- The Washington Times - Thursday, February 21, 2013

When President Nixon signed the Endangered Species Act into law, he was recognizing an ethical imperative to conserve species, an imperative shared by the vast majority of the American public. It was and remains a popular law. Polls from 1999 and 2011 found that 84 percent of the American public, in both major political parties, support the act and the safety net it provides for species at risk of extinction. Given the popularity of the Endangered Species Act, opponents who wish to weaken or repeal it are left with propagating myths about its failure, cost and intrusive nature.

In his opinion piece “Endangered Species Act’s hidden costs” (Feb. 8), Sen. David Vitter, Louisiana Republican, claims that WildEarth Guardians’ settlement with the U.S. Fish and Wildlife Service is a closed-door conspiracy to assault private-property rights. Nothing could be further from the truth. The agreement has streamlined the listing process, reduced litigation, provided regulatory certainty for public and private land users and spurred crucial protection for our nation’s most imperiled plants and animals.

The settlement expedites decision-making for hundreds of species that the U.S. Fish and Wildlife Service already has determined are in desperate need of the safety net that the Endangered Species Act provides. The public will have multiple opportunities to comment during the decision-making process, contrary to Mr. Vitter’s claims that closed-door negotiations exclude stakeholder input. The Endangered Species Act is one of the nation’s most flexible laws, offering a variety of tools and incentives for private landowners to participate in species conservation.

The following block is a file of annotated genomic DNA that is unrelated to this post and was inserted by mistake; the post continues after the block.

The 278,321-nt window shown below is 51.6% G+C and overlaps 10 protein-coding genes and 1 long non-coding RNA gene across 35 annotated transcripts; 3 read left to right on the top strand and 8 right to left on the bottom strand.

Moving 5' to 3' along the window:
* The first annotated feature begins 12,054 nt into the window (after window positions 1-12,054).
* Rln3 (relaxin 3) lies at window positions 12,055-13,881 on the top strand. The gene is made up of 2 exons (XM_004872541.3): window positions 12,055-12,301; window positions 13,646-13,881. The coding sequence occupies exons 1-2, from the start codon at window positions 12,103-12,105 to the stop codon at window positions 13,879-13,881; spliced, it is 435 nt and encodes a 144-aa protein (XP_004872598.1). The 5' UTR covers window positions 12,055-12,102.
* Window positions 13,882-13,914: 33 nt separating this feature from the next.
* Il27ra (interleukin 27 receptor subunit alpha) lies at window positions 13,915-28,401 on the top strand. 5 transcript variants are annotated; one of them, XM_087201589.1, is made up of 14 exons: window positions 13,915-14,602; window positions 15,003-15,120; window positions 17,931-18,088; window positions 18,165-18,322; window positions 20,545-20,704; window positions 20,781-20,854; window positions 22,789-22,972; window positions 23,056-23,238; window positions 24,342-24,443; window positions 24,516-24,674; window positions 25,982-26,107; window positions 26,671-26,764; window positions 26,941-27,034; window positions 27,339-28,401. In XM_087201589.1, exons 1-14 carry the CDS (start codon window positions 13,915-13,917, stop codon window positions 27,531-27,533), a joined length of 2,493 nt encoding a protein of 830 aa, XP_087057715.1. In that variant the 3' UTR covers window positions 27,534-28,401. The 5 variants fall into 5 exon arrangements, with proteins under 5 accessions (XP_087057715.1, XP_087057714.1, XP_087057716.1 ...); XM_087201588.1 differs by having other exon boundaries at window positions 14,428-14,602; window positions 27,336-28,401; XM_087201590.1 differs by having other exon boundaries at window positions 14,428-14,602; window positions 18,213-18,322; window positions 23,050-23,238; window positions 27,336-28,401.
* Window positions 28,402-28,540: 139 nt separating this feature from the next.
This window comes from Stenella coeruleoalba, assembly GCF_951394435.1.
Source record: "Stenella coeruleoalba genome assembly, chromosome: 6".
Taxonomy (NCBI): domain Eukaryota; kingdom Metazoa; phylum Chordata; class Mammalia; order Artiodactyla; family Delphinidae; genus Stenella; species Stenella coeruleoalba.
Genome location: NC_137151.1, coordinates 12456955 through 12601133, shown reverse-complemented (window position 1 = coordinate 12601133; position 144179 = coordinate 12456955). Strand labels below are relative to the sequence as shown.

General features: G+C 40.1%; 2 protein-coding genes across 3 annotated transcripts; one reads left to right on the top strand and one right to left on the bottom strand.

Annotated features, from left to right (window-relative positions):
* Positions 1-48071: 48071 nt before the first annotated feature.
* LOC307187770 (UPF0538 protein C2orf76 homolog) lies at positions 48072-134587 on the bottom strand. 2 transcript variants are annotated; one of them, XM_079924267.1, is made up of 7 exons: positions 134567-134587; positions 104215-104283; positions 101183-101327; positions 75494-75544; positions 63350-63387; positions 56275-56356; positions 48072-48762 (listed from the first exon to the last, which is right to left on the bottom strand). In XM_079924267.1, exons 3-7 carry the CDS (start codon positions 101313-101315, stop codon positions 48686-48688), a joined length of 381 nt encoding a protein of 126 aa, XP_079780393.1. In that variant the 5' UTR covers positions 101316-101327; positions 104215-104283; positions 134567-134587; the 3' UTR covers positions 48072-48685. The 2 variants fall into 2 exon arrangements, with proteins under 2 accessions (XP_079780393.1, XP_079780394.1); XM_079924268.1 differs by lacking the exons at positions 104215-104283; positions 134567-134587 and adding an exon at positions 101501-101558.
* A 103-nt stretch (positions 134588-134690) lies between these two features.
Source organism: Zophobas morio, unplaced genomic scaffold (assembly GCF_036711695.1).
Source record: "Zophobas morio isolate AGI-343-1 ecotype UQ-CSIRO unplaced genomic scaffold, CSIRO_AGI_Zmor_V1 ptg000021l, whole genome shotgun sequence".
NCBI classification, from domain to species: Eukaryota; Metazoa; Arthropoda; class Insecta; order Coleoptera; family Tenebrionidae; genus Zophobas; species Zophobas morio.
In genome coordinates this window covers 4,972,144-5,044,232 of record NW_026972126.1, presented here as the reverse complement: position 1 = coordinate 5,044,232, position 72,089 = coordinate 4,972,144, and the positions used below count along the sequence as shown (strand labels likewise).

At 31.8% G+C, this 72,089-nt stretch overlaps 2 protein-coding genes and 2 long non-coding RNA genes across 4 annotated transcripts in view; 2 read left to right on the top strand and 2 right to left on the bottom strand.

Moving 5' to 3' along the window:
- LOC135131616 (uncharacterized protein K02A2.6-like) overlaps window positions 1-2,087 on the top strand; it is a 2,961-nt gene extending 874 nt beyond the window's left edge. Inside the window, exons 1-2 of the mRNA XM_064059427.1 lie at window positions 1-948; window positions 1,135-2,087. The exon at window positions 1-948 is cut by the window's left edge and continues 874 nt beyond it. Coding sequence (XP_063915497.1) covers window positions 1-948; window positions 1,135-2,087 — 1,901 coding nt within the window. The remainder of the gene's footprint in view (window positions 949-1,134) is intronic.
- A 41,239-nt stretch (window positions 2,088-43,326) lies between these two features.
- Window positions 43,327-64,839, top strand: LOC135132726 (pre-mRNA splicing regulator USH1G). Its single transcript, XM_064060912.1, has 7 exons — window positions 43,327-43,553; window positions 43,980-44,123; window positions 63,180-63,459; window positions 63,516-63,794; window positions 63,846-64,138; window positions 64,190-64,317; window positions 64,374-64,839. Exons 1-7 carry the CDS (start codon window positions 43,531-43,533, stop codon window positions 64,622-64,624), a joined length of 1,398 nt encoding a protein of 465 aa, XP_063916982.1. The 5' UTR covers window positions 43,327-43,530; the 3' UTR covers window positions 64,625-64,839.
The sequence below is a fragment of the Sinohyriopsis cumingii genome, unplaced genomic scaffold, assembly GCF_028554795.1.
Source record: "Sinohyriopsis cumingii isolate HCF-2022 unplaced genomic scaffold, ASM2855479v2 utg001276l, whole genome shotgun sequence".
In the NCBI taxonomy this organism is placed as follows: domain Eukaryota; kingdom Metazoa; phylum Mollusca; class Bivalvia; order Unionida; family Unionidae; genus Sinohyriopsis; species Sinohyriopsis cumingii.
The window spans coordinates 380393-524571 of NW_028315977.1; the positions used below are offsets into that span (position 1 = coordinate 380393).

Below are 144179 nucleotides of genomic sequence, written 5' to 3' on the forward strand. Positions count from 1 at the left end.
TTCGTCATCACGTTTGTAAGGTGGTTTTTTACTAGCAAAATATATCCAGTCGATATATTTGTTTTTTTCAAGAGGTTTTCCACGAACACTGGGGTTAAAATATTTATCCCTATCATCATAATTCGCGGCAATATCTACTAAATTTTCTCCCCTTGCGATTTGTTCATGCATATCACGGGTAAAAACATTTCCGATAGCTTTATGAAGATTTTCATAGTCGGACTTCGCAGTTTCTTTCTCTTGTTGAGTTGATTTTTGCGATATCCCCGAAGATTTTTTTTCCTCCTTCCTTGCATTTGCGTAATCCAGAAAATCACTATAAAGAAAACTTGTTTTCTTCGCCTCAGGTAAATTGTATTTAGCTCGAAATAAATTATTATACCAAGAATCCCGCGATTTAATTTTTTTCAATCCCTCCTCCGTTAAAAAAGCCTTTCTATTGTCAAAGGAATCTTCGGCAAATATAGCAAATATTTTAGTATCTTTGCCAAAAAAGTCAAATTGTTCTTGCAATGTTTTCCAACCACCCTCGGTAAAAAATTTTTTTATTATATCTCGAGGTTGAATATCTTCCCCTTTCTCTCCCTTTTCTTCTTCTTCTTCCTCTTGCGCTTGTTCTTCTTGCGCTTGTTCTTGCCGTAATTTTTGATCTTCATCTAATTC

The effects of species listings on private landowners and public land users are minimal. A survey conducted from 1979 to 1999 found less than 1 percent of federally funded or permitted activities — two out of 11,000 projects reviewed annually — were prevented from moving forward because of protections for endangered species.

The law simply requires commonsense measures to minimize harm to imperiled species. Protecting these species for ethical, environmental, cultural, economic, medicinal and spiritual purposes certainly is worth taking on this obligation. If it was good enough for Nixon and Americans overwhelmingly support it, we think it’s a law well worth fighting for.

TAYLOR JONES

Endangered Species Advocate

WildEarth Guardians

Denver